So if they only buy from 100% renewable, what happens when the sun goes down? Only small hydro is considered renewable and there isn't enough small hydro and wind to supply everything that is needed. I suppose if their customer base is small it might be within that generation capacity. But, this distribution is through PG&E lines. There's no electron traffic cop on the network directing solar electrons to one house and not to another. I personnaly do not see how their (and others just like them) business model works in the long run. They have no generation, they have to buy. They have no distribution, they have to rely on on PG&E grid. Some of the similar companies I've seen don't even send out the bill. PG&E does. So they have not reduced PG&E generation costs, distribution costs, maintenance costs, admin costs or liability. All they are is a middle man - but not even that in the real sense. All they do is add more salaries on top of PG&E costs for the same kWh. At some point the model breaks. Looks kind of like some sort of pyramid scheme.

SVCE has 270,000 accounts (residential and business) according to their website (Home - SVCE). I expected this to be much larger as the default was to opt-in and I was surprised by the switch having missed the notifications. You could switch back to PG&E if you wanted to and I recall seeing some posts on Nextdoor from people that were upset about the switch (understandable) and how it was scam to charge them more for solar/green. Personally, I have save more every month by being on SVCE since the switch back in 2017.

On the cost side for the last pre-solar month I had the following:
  • PG&E Generation Credit $-72.55 ($-0.11742/kWh blended Tier 1&2)
  • PG&E Power Charge Indifference Charge (PCIA) $20.60 ($0.03334/kWh no Tiers)
  • SVCE Generation $48.72 ($0.07885/kWh no Tiers)
  • SVCE Energy Commission Surcharge $0.19
  • $44.24 Savings over PG&E
The "pyramid scheme" is PG&E customers leaving in droves to other generation providers that have a lower generation cost than what PG&E is under contract to pay. To protect the remaining PG&E customers from rapid rate increases everyone that leaves pays a Power Charge Indifference Charge (PCIA) that is based on the year (vintage) that you left and my understanding is that at some point this charge will be eliminated when the contracts expire.

Yes, the electrons are all mingled from all of the sources, but what matters matching usage against solar and wind generation sources and there appears to be some wiggle room similar to the NEM TrueUp as the SVCE GreenPrime 100% Renewable plan (Upgrade to GreenPrime - SVCE) indicates that the 100% claim is on an annual basis. If your annual true-up bill comes to a net production would you say that you were 100% solar powered even though you paid NBC for pulling power at night? Some would, some might not.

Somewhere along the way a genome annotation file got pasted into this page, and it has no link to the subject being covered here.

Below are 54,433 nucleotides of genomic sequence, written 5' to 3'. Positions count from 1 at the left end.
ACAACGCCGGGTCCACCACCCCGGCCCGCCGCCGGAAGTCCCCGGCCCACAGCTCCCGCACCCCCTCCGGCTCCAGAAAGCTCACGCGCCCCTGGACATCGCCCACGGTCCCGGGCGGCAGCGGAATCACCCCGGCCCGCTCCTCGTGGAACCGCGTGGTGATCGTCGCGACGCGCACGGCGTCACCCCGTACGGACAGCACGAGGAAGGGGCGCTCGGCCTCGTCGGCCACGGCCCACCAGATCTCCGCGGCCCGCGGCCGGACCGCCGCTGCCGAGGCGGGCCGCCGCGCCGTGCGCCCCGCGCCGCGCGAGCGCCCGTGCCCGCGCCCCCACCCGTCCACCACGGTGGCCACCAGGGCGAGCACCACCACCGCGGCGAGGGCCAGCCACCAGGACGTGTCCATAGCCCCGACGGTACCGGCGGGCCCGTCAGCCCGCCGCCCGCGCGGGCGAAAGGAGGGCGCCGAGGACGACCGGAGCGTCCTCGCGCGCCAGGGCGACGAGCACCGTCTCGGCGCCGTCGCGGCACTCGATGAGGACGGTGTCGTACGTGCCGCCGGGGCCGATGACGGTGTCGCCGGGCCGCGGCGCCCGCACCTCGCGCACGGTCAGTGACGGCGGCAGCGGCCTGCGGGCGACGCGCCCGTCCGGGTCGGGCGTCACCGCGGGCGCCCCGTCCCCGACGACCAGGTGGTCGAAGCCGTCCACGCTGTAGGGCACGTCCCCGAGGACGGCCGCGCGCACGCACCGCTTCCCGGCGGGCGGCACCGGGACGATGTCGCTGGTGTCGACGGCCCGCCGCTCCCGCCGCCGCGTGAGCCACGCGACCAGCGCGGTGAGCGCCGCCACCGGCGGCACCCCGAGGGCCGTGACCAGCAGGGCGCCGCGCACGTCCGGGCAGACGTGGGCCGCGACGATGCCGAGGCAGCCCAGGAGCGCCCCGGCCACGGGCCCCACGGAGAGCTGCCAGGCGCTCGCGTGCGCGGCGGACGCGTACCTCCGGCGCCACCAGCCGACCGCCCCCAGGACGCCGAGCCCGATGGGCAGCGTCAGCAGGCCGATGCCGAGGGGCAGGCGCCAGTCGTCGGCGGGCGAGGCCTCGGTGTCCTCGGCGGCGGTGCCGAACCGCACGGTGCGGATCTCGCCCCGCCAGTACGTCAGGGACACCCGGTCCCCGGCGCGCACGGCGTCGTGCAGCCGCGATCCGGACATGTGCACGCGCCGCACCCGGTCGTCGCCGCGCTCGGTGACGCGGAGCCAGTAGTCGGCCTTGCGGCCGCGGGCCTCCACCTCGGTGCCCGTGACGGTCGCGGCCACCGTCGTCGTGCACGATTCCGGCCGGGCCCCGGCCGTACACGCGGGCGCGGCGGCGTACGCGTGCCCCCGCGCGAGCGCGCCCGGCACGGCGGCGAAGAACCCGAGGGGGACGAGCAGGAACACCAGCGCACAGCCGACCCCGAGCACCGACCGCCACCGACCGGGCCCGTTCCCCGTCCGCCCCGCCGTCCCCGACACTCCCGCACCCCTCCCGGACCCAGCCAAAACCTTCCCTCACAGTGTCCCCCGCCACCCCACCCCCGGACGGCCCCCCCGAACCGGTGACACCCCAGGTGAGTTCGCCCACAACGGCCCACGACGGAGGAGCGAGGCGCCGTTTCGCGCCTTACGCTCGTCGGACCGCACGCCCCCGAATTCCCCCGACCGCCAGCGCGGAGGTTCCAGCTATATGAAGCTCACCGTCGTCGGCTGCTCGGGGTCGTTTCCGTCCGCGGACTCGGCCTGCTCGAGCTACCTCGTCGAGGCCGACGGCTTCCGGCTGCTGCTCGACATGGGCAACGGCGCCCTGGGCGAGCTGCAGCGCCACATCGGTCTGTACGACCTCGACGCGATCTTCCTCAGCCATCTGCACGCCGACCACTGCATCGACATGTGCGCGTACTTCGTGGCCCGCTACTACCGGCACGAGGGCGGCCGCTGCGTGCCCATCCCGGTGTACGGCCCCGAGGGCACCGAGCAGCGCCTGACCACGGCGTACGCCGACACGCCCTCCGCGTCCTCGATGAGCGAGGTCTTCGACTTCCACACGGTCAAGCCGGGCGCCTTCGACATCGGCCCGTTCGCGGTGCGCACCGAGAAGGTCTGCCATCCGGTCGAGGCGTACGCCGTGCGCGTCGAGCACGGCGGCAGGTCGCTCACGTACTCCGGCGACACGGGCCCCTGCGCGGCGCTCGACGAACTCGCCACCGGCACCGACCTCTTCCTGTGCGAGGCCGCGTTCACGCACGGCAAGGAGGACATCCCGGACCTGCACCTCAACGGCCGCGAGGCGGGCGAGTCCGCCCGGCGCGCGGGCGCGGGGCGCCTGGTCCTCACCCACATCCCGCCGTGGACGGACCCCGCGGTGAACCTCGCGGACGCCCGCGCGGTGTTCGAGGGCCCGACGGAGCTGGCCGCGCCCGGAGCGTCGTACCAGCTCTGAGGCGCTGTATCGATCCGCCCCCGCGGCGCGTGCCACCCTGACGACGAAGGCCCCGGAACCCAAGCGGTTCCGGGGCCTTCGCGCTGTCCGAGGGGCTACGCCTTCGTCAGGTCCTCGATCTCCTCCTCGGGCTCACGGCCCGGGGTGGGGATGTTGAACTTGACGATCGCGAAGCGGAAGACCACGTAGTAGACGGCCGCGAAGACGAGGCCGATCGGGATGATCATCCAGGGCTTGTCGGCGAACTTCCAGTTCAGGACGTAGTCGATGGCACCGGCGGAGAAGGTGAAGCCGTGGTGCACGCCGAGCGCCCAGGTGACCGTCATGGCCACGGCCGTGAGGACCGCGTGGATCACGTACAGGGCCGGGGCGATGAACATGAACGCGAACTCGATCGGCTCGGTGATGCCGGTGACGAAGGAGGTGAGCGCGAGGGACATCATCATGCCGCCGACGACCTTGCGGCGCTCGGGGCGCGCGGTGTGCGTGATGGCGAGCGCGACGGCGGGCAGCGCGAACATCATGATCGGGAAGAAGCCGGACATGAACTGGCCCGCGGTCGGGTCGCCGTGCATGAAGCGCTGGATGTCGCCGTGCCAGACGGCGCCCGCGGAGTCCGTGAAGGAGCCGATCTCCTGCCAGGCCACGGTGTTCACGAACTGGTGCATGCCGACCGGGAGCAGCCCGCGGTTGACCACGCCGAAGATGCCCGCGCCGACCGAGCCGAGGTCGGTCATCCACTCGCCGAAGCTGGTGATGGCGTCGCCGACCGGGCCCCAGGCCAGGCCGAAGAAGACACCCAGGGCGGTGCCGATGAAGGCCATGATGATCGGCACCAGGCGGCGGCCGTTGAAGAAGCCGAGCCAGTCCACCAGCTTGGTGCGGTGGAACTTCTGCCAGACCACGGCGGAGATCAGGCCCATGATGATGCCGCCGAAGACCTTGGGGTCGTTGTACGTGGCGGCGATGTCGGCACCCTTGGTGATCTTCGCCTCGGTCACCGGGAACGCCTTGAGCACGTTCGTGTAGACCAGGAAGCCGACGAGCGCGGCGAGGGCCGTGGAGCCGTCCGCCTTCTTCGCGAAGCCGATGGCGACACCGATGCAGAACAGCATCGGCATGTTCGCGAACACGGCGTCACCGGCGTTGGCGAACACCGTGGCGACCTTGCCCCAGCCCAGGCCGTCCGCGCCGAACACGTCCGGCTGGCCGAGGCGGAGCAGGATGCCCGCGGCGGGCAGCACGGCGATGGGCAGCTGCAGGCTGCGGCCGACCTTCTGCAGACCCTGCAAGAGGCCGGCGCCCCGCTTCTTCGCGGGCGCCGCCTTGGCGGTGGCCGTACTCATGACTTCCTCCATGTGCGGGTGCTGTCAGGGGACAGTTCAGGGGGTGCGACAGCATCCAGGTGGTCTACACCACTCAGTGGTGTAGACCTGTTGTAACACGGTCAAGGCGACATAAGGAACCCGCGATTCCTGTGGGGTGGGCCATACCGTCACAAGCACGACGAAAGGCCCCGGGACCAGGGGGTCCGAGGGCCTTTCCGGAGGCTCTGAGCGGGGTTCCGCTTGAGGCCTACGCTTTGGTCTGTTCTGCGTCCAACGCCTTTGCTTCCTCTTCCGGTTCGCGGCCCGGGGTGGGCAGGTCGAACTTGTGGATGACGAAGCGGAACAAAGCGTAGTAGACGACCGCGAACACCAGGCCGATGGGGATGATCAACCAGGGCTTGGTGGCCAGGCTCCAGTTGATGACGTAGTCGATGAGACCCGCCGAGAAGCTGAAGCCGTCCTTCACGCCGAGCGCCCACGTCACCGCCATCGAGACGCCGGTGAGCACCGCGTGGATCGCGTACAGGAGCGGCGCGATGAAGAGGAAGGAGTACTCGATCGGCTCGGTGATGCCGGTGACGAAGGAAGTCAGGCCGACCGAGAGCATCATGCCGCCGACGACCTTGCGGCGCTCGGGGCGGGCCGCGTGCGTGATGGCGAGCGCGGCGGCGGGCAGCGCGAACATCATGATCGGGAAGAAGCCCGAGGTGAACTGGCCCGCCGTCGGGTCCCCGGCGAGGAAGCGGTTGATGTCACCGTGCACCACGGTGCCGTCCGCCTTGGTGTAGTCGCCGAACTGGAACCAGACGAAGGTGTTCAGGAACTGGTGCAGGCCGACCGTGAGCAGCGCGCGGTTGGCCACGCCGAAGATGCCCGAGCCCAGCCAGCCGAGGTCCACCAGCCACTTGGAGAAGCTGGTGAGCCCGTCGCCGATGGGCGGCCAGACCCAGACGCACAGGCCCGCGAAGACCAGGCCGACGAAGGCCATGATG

The bottom line for me is that with SVCE I was paying less and now SVCE will pay me more for net generation (and another ~10% $0.008/kWh for GreenPrime) and I assume that they will count this in their annual GreenPrime numbers to get to 100%.
 

getakey

Active Member
Jan 28, 2020
1,249
415
95762
Analogy


Lets say I use 1000 gallons per day of water. I get it from Utility Blue. Utility Blue gets its water from multiple sources and owns the distribution lines from all the sources and into my neighborhood. Utility Green comes along and says I can sell you pure spring water. There is a spring water source that we can buy all your water from and have it delivered to your home through the existing distribution lines. However there is a quirk in this spring. It can deliver your 1000 gallons, but only from 7am to 5pm. So we will buy those 1000 gallons at a price lower than Utility Blue. Utility Blue will continue to deliver your water and they will add a delivery fee.


So, from 7am to 5 pm, I use 600 gallons of water, but the spring put 1000 gallons into the distribution system. Someone else is using 400 of those gallons. And, now from 5pm until 7am, I use 400 gallons that I know are for sure not from the Spring. Not only that, since the Spring water went into the big distribution system, my "pure spring water" is diluted by all the water from all the other sources.


Now at some point, Utility Blue says enough of this, I’m going to raise the delivery fees or refuse to let the spring water into my network. Clearly the State/PUC will frown on that, but it could clearly happen.
 

SMAlset

Well-Known Member
Mar 4, 2017
9,068
9,786
SF Bay Area
Could happen but I’m not going to spend much time thinking about it. All kinds of crap can happen without our consent. That’s life. By installing our solar/PWs we have a greater degree of control for now and at our house we have had days with no grid usage (just got our first partial bill). And being part of SVCE saves us more on what we do use from the grid and helps provide some funding to communities to install public chargers. I’m sure State and Federal money went into the cost of the infrastructure and tax breaks were given so doubt PG&E paid for all of the infrastructure and certainly rate payers in communities have contributed in mass as well, so I can see how critical infrastructure lines need to be shared but best maintained by one entity hopefully working in the public’s best interest.